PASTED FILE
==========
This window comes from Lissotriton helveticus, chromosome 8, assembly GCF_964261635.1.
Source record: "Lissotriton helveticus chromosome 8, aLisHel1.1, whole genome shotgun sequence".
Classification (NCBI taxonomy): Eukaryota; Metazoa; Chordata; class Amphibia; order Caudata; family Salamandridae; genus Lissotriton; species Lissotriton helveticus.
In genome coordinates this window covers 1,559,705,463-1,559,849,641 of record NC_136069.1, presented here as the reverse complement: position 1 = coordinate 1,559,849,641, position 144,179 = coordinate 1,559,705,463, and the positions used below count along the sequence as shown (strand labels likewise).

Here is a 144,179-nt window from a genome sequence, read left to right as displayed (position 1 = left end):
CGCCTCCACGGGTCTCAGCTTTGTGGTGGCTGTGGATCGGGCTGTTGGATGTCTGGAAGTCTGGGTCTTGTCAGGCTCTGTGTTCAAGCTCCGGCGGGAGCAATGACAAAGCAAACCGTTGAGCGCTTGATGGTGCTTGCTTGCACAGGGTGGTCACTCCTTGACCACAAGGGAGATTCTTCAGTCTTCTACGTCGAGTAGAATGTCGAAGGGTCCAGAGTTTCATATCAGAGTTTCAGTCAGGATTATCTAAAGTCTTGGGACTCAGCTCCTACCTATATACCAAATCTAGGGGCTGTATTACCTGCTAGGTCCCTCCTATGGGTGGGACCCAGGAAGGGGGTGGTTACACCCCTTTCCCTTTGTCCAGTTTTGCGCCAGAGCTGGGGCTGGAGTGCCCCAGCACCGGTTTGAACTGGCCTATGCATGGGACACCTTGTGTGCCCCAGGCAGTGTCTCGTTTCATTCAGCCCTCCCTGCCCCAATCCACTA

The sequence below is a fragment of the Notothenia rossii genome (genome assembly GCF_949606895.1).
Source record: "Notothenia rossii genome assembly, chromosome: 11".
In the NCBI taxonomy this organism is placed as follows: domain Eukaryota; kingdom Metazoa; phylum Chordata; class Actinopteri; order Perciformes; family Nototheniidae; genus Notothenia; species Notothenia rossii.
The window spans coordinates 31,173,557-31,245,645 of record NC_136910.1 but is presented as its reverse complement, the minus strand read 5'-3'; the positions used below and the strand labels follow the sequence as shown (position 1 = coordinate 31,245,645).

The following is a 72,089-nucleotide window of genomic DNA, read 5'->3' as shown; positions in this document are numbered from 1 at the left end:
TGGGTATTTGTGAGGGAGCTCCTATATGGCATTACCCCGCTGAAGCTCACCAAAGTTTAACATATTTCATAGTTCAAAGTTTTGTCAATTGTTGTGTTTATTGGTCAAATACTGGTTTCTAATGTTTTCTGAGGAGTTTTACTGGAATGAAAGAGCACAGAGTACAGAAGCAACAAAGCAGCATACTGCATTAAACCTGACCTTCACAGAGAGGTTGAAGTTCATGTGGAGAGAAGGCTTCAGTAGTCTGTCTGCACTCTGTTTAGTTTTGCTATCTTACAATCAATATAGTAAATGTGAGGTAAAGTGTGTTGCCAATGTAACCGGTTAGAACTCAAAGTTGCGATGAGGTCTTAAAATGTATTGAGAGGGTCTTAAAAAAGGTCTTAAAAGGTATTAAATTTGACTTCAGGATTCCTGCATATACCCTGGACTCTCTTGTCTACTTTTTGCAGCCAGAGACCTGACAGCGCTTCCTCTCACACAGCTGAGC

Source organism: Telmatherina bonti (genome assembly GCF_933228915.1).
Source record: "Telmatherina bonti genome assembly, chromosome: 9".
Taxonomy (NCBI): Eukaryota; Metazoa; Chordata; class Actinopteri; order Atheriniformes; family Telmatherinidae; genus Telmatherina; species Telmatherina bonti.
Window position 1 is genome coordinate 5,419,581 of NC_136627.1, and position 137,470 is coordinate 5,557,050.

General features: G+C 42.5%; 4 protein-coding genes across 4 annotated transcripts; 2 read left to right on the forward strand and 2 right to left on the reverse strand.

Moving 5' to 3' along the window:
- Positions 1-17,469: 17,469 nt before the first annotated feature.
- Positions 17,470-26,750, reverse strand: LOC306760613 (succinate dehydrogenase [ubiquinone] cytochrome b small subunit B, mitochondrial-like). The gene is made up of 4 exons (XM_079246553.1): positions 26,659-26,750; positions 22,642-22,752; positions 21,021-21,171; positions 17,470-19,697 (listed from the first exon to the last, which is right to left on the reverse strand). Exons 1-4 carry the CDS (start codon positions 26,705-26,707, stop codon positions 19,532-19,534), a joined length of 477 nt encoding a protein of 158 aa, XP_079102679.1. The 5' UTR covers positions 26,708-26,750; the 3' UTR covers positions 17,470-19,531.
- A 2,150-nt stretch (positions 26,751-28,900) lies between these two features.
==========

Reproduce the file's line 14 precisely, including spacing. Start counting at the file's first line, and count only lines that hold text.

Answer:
Source record: "Telmatherina bonti genome assembly, chromosome: 9".